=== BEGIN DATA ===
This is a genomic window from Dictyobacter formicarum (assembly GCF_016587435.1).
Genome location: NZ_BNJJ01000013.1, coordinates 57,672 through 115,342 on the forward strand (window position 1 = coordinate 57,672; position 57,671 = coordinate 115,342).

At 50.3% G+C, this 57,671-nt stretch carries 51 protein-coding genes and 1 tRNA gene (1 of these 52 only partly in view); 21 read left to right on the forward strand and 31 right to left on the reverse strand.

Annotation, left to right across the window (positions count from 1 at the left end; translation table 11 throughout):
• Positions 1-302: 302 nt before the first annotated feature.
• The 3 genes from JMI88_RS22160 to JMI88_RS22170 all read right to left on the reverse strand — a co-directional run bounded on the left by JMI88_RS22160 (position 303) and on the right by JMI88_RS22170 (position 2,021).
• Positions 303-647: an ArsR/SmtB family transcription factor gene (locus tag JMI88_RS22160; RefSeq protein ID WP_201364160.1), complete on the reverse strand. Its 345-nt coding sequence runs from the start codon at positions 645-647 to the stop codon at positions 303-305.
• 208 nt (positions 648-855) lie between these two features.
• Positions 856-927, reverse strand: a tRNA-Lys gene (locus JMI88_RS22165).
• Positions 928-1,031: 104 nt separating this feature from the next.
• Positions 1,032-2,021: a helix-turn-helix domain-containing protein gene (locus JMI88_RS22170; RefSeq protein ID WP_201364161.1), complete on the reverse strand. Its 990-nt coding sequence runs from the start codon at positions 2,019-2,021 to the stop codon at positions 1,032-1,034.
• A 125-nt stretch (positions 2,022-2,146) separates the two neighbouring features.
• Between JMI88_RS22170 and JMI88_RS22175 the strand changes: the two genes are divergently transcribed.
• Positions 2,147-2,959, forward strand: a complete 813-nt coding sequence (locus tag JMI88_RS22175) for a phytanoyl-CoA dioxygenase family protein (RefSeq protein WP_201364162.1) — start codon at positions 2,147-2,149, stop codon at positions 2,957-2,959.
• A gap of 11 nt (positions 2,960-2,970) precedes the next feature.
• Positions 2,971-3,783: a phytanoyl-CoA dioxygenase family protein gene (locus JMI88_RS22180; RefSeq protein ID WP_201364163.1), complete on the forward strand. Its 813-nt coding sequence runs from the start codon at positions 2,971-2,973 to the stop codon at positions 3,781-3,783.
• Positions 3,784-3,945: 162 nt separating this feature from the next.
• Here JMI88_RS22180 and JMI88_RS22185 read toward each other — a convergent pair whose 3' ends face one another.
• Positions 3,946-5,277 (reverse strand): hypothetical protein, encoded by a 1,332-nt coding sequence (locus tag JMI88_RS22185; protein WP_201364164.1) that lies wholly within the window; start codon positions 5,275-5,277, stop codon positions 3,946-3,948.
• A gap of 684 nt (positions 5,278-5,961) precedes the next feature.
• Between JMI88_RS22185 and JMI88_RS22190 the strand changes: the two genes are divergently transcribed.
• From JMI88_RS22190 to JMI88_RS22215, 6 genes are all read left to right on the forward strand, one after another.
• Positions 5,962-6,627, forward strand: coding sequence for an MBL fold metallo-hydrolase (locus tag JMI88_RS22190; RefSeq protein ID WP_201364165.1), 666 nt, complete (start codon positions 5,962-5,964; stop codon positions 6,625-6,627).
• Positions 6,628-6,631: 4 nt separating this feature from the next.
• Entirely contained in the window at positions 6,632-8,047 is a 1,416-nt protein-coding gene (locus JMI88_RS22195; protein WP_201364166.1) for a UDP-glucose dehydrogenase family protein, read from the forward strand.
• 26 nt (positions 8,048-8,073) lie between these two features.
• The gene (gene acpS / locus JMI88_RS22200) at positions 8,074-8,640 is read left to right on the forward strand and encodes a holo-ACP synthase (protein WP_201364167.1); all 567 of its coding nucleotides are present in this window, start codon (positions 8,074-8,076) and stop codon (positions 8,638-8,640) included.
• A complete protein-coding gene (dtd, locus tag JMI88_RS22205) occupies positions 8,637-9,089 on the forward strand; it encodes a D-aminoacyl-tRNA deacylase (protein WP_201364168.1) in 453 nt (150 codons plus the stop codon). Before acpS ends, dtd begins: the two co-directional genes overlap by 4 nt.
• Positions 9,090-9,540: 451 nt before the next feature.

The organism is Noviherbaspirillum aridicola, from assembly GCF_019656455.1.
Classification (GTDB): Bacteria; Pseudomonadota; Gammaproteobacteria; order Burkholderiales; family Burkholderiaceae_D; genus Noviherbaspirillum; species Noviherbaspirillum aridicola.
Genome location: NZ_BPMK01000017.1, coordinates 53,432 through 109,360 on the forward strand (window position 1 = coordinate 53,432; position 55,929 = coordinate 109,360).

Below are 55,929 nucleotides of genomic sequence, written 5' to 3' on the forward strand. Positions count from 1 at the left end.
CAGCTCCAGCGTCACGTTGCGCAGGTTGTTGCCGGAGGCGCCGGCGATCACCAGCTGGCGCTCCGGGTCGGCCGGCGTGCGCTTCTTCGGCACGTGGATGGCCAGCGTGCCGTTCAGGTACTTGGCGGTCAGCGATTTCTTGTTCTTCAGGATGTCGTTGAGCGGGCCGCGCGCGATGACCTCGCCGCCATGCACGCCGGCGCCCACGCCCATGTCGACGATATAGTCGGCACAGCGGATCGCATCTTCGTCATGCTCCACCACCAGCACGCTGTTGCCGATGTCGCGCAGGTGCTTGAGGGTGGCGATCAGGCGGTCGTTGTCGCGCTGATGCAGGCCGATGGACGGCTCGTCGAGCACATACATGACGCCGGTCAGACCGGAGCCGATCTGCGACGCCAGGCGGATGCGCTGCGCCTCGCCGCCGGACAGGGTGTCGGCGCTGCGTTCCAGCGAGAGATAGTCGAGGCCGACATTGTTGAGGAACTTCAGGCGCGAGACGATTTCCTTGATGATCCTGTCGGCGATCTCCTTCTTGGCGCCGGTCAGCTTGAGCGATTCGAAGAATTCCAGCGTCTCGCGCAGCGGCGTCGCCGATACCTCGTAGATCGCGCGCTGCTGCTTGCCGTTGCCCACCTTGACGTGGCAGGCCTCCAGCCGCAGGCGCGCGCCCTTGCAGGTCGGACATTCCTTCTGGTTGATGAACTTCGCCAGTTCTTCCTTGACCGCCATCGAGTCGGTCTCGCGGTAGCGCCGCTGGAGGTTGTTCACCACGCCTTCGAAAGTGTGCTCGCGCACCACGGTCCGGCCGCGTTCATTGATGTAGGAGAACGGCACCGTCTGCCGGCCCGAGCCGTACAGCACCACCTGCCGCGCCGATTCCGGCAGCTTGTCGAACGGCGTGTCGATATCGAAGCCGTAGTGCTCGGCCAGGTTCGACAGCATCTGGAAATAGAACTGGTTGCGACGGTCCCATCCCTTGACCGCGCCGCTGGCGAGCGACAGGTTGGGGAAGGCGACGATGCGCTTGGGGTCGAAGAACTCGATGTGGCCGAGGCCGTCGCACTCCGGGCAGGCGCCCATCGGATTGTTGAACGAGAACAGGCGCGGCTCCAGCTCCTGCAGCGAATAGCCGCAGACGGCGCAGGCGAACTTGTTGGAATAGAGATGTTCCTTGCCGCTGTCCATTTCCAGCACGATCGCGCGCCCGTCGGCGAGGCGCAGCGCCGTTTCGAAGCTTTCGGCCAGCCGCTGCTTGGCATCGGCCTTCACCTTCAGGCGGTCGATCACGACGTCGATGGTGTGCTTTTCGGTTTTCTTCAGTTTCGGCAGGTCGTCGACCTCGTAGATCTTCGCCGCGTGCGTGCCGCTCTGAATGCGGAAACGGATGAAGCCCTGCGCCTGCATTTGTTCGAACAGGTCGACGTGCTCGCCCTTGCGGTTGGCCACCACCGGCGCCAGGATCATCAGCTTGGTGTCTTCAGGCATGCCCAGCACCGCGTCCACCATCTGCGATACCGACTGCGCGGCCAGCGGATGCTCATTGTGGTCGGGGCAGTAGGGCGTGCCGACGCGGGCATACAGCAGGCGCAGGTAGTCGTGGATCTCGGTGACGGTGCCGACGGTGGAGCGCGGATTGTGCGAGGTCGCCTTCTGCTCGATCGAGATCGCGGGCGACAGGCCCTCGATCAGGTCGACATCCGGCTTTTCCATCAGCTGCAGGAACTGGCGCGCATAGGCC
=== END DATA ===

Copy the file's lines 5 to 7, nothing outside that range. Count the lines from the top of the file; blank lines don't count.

• Positions 1-302: 302 nt before the first annotated feature.
• The 3 genes from JMI88_RS22160 to JMI88_RS22170 all read right to left on the reverse strand — a co-directional run bounded on the left by JMI88_RS22160 (position 303) and on the right by JMI88_RS22170 (position 2,021).
• Positions 303-647: an ArsR/SmtB family transcription factor gene (locus tag JMI88_RS22160; RefSeq protein ID WP_201364160.1), complete on the reverse strand. Its 345-nt coding sequence runs from the start codon at positions 645-647 to the stop codon at positions 303-305.